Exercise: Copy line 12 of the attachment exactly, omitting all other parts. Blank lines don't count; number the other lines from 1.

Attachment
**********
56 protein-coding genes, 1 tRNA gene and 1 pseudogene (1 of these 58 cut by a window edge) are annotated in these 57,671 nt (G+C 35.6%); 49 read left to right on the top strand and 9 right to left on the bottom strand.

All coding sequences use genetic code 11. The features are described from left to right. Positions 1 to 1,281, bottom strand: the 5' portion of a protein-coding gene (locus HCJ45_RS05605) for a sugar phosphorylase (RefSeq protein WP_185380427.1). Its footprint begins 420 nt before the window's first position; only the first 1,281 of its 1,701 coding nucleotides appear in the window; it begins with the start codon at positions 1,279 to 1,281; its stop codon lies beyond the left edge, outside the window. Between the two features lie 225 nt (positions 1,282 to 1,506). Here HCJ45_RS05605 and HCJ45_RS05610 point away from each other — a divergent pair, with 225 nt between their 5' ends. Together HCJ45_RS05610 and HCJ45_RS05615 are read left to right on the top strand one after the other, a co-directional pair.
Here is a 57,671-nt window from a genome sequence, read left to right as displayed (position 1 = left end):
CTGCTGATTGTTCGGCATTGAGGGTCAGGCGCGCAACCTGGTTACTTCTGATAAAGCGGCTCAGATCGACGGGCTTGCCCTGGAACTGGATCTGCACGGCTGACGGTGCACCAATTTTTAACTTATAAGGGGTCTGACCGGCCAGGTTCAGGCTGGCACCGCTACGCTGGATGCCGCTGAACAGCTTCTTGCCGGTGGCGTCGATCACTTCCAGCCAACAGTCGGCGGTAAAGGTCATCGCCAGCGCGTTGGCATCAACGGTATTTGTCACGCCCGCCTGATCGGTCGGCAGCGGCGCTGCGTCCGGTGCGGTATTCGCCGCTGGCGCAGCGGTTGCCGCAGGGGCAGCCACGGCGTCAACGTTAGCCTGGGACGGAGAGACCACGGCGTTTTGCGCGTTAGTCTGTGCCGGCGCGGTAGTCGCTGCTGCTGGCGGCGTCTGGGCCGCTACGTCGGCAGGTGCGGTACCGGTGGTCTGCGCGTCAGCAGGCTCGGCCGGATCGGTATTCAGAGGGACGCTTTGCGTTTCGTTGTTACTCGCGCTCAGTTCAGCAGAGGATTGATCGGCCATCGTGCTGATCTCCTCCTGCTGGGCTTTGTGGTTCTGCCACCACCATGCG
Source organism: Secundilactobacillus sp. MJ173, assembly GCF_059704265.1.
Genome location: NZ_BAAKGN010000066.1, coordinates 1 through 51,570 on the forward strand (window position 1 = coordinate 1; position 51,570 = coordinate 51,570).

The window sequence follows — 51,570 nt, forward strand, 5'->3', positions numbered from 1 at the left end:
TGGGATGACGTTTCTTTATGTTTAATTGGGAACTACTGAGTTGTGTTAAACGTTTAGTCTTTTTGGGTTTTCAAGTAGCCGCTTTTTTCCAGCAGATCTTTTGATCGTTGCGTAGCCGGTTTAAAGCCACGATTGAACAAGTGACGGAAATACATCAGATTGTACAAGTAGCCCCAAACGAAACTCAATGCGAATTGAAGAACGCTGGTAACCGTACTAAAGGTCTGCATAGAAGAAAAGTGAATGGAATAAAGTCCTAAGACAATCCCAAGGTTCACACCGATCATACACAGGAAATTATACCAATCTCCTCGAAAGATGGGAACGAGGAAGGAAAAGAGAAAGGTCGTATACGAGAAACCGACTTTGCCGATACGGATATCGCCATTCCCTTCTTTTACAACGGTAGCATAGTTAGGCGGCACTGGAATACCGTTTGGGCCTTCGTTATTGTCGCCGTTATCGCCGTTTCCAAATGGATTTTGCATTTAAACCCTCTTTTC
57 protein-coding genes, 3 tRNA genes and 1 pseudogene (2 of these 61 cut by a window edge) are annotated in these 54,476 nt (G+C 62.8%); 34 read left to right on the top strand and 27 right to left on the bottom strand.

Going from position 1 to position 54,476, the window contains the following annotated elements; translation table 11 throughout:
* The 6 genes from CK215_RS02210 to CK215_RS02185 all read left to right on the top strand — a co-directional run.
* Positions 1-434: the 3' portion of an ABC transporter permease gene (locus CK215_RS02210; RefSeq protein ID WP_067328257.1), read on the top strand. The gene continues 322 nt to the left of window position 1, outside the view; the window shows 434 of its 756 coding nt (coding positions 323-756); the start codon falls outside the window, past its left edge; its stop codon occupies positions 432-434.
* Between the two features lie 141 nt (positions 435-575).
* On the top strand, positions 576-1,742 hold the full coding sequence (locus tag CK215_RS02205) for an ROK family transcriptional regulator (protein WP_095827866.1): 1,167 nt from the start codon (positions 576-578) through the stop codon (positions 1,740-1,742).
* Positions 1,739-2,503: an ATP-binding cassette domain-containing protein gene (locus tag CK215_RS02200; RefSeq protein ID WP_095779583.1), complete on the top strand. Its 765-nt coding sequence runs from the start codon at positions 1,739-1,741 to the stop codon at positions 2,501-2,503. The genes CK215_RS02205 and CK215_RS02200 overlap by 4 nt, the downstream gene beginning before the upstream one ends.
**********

* Positions 1-434: the 3' portion of an ABC transporter permease gene (locus CK215_RS02210; RefSeq protein ID WP_067328257.1), read on the top strand. The gene continues 322 nt to the left of window position 1, outside the view; the window shows 434 of its 756 coding nt (coding positions 323-756); the start codon falls outside the window, past its left edge; its stop codon occupies positions 432-434.